Cape Town - The Springboks had some issues surrounding the low-miles-in-legs sharpness at the outset of their then-captain Jean de Villiers, after long-term injury, at the last World Cup in 2015 ... is history possibly repeating itself?
Siya Kolisi was - a little unconventionally, given his leadership status - the first Bok to be substituted by coach Rassie Erasmus in the disappointing, though not disastrous, 23-13 defeat to the All Blacks in the World Cup Pool B opener at Yokohama on Saturday.
He was replaced by veteran Francois Louw at open-side flank in the 51st minute of the contest, before a more pronounced summoning of players from the splinters a few minutes later.
There had been no indication, at the time of writing, that Kolisi suffered any notable mishap leading to the change, and he had certainly been one of the quieter Bok forwards in a generally industrious pack (Bok frailties tended to lie more conspicuously in several berths behind the scrum).
Fellow loose forward Duane Vermeulen, playing his 50th Test, took over the leadership.
It is pretty clear that the frontline skipper has not yet regained his most explosive form, a phenomenon that had also been evident in the last Test preceding RWC 2019, against host nation Japan a fortnight ago when South Africa won 41-7.
Kolisi was subdued, by his standards, throughout the first half of that game, although he was starting to gather a head of steam before being called off after a 66-minute shift.
Ahead of that, he had only played 52 minutes in his first international exposure of the season - following a knee injury picked up during Super Rugby for the Stormers in May - against Argentina at Loftus, when he led an experimental Bok combo a week after they had clinched the Rugby Championship against the Pumas away.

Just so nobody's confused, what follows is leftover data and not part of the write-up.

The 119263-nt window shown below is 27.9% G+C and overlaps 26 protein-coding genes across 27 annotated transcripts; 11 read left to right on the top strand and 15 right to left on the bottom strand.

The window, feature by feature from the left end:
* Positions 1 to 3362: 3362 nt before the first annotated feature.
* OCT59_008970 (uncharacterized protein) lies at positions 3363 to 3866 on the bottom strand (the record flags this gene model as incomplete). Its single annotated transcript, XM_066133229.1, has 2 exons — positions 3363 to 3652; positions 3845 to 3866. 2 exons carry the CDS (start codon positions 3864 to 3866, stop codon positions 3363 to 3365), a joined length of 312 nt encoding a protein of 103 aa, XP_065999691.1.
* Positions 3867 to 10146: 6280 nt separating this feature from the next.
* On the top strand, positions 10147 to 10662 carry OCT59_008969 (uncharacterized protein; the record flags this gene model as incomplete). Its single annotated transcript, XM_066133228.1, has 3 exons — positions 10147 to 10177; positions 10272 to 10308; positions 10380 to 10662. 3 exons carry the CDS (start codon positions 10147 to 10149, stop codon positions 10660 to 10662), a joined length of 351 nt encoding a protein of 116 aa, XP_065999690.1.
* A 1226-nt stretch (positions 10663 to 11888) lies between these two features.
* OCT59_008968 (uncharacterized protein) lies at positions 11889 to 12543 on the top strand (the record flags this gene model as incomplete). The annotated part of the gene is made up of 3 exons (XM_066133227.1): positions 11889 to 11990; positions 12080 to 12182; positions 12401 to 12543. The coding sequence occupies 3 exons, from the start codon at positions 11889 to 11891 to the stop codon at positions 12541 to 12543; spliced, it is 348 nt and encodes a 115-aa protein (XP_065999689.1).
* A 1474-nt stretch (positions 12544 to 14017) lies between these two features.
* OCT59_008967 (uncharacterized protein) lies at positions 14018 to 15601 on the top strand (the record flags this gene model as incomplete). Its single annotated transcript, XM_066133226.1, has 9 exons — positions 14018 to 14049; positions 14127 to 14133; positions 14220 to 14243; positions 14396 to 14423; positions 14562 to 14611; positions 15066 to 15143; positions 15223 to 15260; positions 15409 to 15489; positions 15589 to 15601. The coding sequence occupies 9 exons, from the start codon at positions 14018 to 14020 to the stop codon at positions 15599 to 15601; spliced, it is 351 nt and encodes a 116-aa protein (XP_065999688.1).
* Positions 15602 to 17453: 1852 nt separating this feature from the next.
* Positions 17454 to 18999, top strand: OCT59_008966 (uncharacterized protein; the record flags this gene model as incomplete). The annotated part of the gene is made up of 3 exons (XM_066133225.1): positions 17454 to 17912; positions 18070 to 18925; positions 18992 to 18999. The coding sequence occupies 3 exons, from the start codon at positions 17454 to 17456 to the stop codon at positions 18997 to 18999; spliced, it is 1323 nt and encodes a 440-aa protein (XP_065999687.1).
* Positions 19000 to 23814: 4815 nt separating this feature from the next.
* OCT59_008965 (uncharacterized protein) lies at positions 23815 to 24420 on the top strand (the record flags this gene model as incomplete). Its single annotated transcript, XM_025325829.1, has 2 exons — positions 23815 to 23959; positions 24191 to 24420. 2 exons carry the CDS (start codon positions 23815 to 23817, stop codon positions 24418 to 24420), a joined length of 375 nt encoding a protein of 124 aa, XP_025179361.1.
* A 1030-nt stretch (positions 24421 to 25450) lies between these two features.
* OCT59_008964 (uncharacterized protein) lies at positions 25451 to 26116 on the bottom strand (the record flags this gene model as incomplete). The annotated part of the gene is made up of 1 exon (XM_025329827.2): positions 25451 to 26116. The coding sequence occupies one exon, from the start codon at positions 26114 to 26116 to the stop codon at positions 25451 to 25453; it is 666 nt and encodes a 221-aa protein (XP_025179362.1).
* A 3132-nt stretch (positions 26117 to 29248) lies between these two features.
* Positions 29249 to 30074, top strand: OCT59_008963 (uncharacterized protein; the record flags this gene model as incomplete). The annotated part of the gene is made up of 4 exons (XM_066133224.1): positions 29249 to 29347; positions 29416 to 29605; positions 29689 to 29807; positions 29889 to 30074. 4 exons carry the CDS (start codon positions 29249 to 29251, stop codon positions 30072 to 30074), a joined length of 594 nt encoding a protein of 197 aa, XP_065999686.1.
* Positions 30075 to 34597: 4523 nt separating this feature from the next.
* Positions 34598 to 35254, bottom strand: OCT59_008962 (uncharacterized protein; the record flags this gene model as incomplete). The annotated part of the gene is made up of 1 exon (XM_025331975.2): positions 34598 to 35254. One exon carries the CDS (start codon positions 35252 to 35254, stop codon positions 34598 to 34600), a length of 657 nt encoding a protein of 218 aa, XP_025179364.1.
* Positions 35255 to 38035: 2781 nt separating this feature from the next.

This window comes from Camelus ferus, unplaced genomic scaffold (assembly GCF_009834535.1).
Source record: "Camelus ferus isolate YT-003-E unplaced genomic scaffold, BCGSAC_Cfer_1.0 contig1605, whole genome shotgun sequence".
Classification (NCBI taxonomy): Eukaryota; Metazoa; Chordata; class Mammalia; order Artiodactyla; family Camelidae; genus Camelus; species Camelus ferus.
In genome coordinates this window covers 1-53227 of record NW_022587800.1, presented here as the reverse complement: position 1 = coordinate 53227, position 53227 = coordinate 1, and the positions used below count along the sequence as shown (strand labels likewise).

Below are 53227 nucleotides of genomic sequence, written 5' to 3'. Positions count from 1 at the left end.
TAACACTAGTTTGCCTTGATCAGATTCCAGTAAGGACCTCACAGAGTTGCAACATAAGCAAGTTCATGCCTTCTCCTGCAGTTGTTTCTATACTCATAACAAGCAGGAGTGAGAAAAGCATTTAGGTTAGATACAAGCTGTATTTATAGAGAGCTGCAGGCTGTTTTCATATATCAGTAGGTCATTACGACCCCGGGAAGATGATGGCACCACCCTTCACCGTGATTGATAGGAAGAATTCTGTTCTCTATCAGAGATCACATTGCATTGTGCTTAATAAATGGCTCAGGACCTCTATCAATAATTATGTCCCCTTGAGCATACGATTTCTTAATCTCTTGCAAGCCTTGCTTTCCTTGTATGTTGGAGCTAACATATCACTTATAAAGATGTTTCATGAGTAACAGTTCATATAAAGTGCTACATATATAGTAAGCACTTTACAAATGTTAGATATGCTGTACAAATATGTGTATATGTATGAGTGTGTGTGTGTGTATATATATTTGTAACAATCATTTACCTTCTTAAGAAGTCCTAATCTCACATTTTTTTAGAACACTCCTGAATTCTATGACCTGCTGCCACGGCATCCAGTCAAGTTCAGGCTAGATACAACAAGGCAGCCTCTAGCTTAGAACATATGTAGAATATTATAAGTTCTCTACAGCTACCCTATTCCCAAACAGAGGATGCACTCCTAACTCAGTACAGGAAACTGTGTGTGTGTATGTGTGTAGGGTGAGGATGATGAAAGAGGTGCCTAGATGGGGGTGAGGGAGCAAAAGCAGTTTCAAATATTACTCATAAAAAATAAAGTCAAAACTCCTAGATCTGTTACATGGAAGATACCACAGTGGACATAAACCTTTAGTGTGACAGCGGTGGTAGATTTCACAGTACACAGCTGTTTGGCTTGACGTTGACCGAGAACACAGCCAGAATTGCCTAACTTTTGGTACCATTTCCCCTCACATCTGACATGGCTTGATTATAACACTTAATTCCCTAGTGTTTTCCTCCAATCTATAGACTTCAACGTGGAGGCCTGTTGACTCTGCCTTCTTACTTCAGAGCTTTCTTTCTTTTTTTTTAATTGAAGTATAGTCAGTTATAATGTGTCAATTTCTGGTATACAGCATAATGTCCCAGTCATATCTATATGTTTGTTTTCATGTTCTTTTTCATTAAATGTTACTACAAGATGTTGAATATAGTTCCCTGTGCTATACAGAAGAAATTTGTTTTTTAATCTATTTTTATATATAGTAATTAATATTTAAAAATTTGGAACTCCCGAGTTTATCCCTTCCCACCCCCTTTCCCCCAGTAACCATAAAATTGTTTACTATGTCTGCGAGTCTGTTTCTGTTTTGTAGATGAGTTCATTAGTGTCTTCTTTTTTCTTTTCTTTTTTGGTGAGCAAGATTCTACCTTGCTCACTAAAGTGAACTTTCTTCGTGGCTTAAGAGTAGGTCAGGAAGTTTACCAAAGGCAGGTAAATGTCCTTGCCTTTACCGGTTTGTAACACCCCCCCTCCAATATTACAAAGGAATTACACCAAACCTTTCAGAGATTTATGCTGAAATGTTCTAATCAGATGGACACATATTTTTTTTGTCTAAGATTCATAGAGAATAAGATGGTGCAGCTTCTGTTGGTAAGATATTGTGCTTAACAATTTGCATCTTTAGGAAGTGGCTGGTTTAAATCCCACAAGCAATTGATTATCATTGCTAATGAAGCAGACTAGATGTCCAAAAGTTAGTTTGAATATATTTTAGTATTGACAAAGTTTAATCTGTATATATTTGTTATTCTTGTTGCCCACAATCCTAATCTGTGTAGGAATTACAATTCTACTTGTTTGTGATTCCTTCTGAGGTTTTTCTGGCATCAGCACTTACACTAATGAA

Many players require some time to regain maximum confidence, strength and speed after knee issues, and Kolisi may still be feeling his way back to his best.
For that reason, it seems to makes sense for Erasmus to buck, in Kolisi’s case, the expected trend of resting the vast nucleus his “A-team” for game two of the World Cup against neighbours and global No 23-ranked Namibia at the City of Toyota Stadium next Saturday (11:45 SA time).
If Kolisi is in need of more of a gallop, it shapes up as an ideal, presumably not too demanding opportunity for the flanker to get it, aiding his quest to find optimal form for the still very likely knockout phase for the Boks.
Even a Bok “dirt-tracker” side should comfortably down the Namibians, who have lost both prior Tests to their more heavyweight foes by huge margins: 105-13 at Newlands in 2007, and 87-0 at the 2011 World Cup (North Harbour).
The Boks then have a six-day turnaround to their second-last group game, against Italy, which is also expected to be the last time they field their premier troops before the knockouts, on the assumption they still go that far. The final pool game is against another minnow outfit, Canada.
In fairness to Kolisi, he wasn’t the worst-performing Springbok against the All Blacks: there were notably poor outings in the backline, for example, from the likes of Willie le Roux, Makazole Mapimpi, Faf de Klerk and - a rare event in 2019 - Handre Pollard.
But his is almost certainly more of a “lack of game-time” problem at this point, so a chance to stretch the legs in a fairly likely try-fest against Namibia could do wonders for him.
The popular 28-year-old gradually working his way back to his best through reasonably prolific duty in the remainder of Pool B combat, before the quarter-finals, would also help stave off any possibility - albeit highly unlikely - of an embarrassing “Wynand Claassen” type of conundrum cropping up.
On the broadly stormy, demo-laden 1981 Bok tour of New Zealand, the Bok brains trust left out designated tour captain Claassen for the first of three Tests - SA lost 14-9 at Christchurch - before restoring him for the next two in a series surrendered 2-1.
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